Chemotaxis (from chemo- + taxis) is the movement of an organism or entity in response to a chemical stimulus. Somatic cells, bacteria, and other single-cell or multicellular organisms direct their movements according to certain chemicals in their environment. This is important for bacteria to find food (e.g., glucose) by swimming toward the highest concentration of food molecules, or to flee from poisons (e.g., phenol). In multicellular organisms, chemotaxis is critical to early development (e.g., movement of sperm towards the egg during fertilization) and subsequent phases of development (e.g., migration of neurons or lymphocytes) as well as in normal function and health (e.g., migration of leukocytes during injury or infection). In addition, it has been recognized that mechanisms that allow chemotaxis in animals can be subverted during cancer metastasis. The aberrant chemotaxis of leukocytes and lymphocytes also contribute to inflammatory diseases such as atherosclerosis, asthma, and arthritis. Sub-cellular components, such as the polarity patch generated by mating yeast, may also display chemotactic behavior.
Positive chemotaxis occurs if the movement is toward a higher concentration of the chemical in question; negative chemotaxis if the movement is in the opposite direction. Chemically prompted kinesis (randomly directed or nondirectional) can be called chemokinesis.
History of chemotaxis research
Although migration of cells was detected from the early days of the development of microscopy by Leeuwenhoek, a Caltech lecture regarding chemotaxis propounds that 'erudite description of chemotaxis was only first made by T. W. Engelmann (1881) and W. F. Pfeffer (1884) in bacteria, and H. S. Jennings (1906) in ciliates'. The Nobel Prize laureate I. Metchnikoff also contributed to the study of the field during 1882 to 1886, with investigations of the process as an initial step of phagocytosis. The significance of chemotaxis in biology and clinical pathology was widely accepted in the 1930s, and the most fundamental definitions underlying the phenomenon were drafted by this time. The most important aspects in quality control of chemotaxis assays were described by H. Harris in the 1950s. In the 1960s and 1970s, the revolution of modern cell biology and biochemistry provided a series of novel techniques that became available to investigate the migratory responder cells and subcellular fractions responsible for chemotactic activity. The availability of this technology led to the discovery of C5a, a major chemotactic factor involved in acute inflammation. The pioneering works of J. Adler modernized Pfeffer's capillary assay and represented a significant turning point in understanding the whole process of intracellular signal transduction of bacteria.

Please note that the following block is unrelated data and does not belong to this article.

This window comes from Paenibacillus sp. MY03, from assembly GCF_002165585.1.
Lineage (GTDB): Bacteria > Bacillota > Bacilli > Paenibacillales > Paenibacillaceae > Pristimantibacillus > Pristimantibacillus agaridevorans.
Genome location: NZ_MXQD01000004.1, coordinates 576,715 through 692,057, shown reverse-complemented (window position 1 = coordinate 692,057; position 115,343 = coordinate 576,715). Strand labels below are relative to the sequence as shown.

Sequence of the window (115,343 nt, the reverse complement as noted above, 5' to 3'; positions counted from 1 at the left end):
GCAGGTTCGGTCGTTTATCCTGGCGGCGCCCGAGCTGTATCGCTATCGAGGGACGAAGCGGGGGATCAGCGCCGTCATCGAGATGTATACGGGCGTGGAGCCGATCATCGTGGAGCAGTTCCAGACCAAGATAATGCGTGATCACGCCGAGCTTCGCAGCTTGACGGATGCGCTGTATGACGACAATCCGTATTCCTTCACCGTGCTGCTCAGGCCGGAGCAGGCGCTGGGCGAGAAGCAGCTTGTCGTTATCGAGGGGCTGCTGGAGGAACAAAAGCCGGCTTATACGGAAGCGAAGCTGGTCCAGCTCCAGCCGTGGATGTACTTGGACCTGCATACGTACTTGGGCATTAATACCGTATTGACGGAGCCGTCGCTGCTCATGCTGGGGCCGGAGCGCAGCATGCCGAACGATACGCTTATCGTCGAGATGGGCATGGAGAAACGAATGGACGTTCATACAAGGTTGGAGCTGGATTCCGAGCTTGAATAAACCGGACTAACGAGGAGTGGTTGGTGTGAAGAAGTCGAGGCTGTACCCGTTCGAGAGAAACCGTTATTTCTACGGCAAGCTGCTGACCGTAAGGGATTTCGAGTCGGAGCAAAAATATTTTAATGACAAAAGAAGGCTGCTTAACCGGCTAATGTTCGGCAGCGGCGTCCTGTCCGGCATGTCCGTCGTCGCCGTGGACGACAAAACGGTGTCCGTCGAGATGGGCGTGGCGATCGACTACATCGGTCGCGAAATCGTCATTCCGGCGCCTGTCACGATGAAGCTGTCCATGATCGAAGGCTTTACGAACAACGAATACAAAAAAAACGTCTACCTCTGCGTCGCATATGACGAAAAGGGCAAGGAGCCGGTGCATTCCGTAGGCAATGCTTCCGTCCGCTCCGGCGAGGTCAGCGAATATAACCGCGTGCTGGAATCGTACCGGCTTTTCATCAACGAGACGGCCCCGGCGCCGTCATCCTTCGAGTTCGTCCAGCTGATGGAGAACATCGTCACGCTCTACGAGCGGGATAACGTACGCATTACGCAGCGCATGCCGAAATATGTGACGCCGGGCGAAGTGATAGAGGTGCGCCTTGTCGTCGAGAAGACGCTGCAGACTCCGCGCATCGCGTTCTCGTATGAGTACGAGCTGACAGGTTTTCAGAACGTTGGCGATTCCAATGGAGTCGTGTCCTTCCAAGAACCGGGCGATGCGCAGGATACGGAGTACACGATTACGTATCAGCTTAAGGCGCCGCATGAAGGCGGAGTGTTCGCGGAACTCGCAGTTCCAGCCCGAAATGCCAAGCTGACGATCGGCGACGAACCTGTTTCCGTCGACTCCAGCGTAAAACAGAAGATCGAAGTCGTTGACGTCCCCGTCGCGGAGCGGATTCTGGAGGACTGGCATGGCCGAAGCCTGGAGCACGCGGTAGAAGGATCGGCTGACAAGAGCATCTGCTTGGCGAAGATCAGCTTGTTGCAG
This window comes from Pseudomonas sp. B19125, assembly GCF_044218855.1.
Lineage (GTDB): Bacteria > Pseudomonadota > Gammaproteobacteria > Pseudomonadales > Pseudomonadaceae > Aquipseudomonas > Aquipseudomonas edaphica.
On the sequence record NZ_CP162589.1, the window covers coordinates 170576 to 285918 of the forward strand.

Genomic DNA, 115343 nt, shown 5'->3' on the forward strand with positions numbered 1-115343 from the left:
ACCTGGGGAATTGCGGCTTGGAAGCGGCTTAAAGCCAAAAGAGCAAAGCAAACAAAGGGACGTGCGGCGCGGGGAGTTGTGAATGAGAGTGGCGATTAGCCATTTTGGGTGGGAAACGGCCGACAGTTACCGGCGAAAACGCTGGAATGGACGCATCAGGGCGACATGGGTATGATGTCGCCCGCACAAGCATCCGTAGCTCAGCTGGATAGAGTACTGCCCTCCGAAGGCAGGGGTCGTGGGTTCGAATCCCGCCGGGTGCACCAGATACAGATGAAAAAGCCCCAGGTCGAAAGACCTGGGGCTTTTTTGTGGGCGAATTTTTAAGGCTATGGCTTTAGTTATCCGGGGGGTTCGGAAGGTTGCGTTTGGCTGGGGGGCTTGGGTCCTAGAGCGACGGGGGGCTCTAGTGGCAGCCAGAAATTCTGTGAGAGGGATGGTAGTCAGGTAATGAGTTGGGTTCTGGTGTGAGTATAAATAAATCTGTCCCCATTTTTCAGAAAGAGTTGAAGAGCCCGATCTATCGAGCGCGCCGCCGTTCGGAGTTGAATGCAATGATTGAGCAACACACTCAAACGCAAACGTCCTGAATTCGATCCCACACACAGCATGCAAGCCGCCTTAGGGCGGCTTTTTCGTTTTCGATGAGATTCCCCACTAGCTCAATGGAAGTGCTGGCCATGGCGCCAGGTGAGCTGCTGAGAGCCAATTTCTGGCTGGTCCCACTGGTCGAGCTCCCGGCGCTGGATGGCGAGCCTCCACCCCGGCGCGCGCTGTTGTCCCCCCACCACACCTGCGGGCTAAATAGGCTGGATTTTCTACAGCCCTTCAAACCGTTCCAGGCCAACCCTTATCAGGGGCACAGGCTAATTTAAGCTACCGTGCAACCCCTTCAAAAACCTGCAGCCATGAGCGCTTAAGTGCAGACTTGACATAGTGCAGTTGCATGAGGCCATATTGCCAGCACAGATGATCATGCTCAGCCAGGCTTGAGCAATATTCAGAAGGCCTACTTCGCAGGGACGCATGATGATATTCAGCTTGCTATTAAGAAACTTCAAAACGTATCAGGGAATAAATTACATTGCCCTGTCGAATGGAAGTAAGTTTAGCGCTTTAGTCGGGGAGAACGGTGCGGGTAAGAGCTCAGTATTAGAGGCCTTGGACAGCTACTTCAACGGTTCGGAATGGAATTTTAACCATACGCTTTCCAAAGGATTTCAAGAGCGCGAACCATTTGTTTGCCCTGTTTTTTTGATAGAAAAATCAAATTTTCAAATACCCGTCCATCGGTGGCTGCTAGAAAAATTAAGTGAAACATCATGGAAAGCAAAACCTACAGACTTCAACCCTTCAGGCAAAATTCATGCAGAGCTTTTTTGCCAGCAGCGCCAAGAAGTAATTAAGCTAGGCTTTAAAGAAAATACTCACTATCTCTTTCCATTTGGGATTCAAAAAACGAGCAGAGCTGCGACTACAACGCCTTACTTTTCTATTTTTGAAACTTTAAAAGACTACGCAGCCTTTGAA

Bacterial chemotaxis—general characteristics
- Counter-clockwise rotation aligns the flagella into a single rotating bundle, causing the bacterium to swim in a straight line; and
- Clockwise rotation breaks the flagella bundle apart such that each flagellum points in a different direction, causing the bacterium to tumble in place.
The overall movement of a bacterium is the result of alternating tumble and swim phases. As a result, the trajectory of a bacterium swimming in a uniform environment will form a random walk with relatively straight swims interrupted by random tumbles that reorient the bacterium. Bacteria such as E. coli are unable to choose the direction in which they swim, and are unable to swim in a straight line for more than a few seconds due to rotational diffusion; in other words, bacteria "forget" the direction in which they are going. By repeatedly evaluating their course, and adjusting if they are moving in the wrong direction, bacteria can direct their random walk motion toward favorable locations.